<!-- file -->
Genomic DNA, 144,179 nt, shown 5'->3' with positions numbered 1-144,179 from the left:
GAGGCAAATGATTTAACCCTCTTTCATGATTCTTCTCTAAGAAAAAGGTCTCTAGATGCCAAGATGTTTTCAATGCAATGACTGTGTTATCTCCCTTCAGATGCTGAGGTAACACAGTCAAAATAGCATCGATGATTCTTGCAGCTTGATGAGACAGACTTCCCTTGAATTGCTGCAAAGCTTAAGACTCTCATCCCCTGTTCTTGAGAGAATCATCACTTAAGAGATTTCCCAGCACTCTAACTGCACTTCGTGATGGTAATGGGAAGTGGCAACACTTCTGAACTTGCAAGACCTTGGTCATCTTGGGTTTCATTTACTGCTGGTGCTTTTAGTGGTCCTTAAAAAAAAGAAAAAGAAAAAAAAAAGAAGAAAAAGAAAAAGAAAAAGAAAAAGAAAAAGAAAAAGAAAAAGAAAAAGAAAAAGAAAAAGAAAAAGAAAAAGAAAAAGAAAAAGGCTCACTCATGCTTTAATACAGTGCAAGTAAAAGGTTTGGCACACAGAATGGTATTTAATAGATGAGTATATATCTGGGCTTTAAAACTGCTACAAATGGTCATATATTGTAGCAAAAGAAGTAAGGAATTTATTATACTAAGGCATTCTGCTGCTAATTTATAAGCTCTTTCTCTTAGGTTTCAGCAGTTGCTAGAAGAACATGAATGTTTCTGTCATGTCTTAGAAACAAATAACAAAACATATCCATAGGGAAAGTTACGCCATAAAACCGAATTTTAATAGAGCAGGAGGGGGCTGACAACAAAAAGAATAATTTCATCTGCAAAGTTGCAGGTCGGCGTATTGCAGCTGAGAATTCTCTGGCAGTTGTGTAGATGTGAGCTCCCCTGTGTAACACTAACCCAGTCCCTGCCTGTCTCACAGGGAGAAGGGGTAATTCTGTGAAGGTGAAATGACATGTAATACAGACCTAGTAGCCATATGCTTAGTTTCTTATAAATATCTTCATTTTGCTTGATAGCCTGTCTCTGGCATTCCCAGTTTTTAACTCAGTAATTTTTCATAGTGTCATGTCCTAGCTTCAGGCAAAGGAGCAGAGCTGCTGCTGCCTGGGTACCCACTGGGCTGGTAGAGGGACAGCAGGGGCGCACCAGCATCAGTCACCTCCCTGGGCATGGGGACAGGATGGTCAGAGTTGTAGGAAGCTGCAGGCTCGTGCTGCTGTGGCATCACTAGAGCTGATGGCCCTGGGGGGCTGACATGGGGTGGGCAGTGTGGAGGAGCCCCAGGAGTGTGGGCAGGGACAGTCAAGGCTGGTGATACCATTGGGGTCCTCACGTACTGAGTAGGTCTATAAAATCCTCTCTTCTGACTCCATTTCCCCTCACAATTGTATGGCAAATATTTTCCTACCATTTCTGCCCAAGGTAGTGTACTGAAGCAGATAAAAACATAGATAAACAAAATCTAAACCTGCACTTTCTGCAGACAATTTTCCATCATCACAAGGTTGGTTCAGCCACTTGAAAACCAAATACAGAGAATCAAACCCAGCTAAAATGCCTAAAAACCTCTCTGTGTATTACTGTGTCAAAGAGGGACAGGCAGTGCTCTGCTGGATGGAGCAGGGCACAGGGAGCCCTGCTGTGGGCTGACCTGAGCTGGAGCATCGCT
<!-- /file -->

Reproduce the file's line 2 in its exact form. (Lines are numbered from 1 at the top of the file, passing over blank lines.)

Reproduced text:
GAGGCAAATGATTTAACCCTCTTTCATGATTCTTCTCTAAGAAAAAGGTCTCTAGATGCCAAGATGTTTTCAATGCAATGACTGTGTTATCTCCCTTCAGATGCTGAGGTAACACAGTCAAAATAGCATCGATGATTCTTGCAGCTTGATGAGACAGACTTCCCTTGAATTGCTGCAAAGCTTAAGACTCTCATCCCCTGTTCTTGAGAGAATCATCACTTAAGAGATTTCCCAGCACTCTAACTGCACTTCGTGATGGTAATGGGAAGTGGCAACACTTCTGAACTTGCAAGACCTTGGTCATCTTGGGTTTCATTTACTGCTGGTGCTTTTAGTGGTCCTTAAAAAAAAGAAAAAGAAAAAAAAAAGAAGAAAAAGAAAAAGAAAAAGAAAAAGAAAAAGAAAAAGAAAAAGAAAAAGAAAAAGAAAAAGAAAAAGAAAAAGAAAAAGAAAAAGGCTCACTCATGCTTTAATACAGTGCAAGTAAAAGGTTTGGCACACAGAATGGTATTTAATAGATGAGTATATATCTGGGCTTTAAAACTGCTACAAATGGTCATATATTGTAGCAAAAGAAGTAAGGAATTTATTATACTAAGGCATTCTGCTGCTAATTTATAAGCTCTTTCTCTTAGGTTTCAGCAGTTGCTAGAAGAACATGAATGTTTCTGTCATGTCTTAGAAACAAATAACAAAACATATCCATAGGGAAAGTTACGCCATAAAACCGAATTTTAATAGAGCAGGAGGGGGCTGACAACAAAAAGAATAATTTCATCTGCAAAGTTGCAGGTCGGCGTATTGCAGCTGAGAATTCTCTGGCAGTTGTGTAGATGTGAGCTCCCCTGTGTAACACTAACCCAGTCCCTGCCTGTCTCACAGGGAGAAGGGGTAATTCTGTGAAGGTGAAATGACATGTAATACAGACCTAGTAGCCATATGCTTAGTTTCTTATAAATATCTTCATTTTGCTTGATAGCCTGTCTCTGGCATTCCCAGTTTTTAACTCAGTAATTTTTCATAGTGTCATGTCCTAGCTTCAGGCAAAGGAGCAGAGCTGCTGCTGCCTGGGTACCCACTGGGCTGGTAGAGGGACAGCAGGGGCGCACCAGCATCAGTCACCTCCCTGGGCATGGGGACAGGATGGTCAGAGTTGTAGGAAGCTGCAGGCTCGTGCTGCTGTGGCATCACTAGAGCTGATGGCCCTGGGGGGCTGACATGGGGTGGGCAGTGTGGAGGAGCCCCAGGAGTGTGGGCAGGGACAGTCAAGGCTGGTGATACCATTGGGGTCCTCACGTACTGAGTAGGTCTATAAAATCCTCTCTTCTGACTCCATTTCCCCTCACAATTGTATGGCAAATATTTTCCTACCATTTCTGCCCAAGGTAGTGTACTGAAGCAGATAAAAACATAGATAAACAAAATCTAAACCTGCACTTTCTGCAGACAATTTTCCATCATCACAAGGTTGGTTCAGCCACTTGAAAACCAAATACAGAGAATCAAACCCAGCTAAAATGCCTAAAAACCTCTCTGTGTATTACTGTGTCAAAGAGGGACAGGCAGTGCTCTGCTGGATGGAGCAGGGCACAGGGAGCCCTGCTGTGGGCTGACCTGAGCTGGAGCATCGCT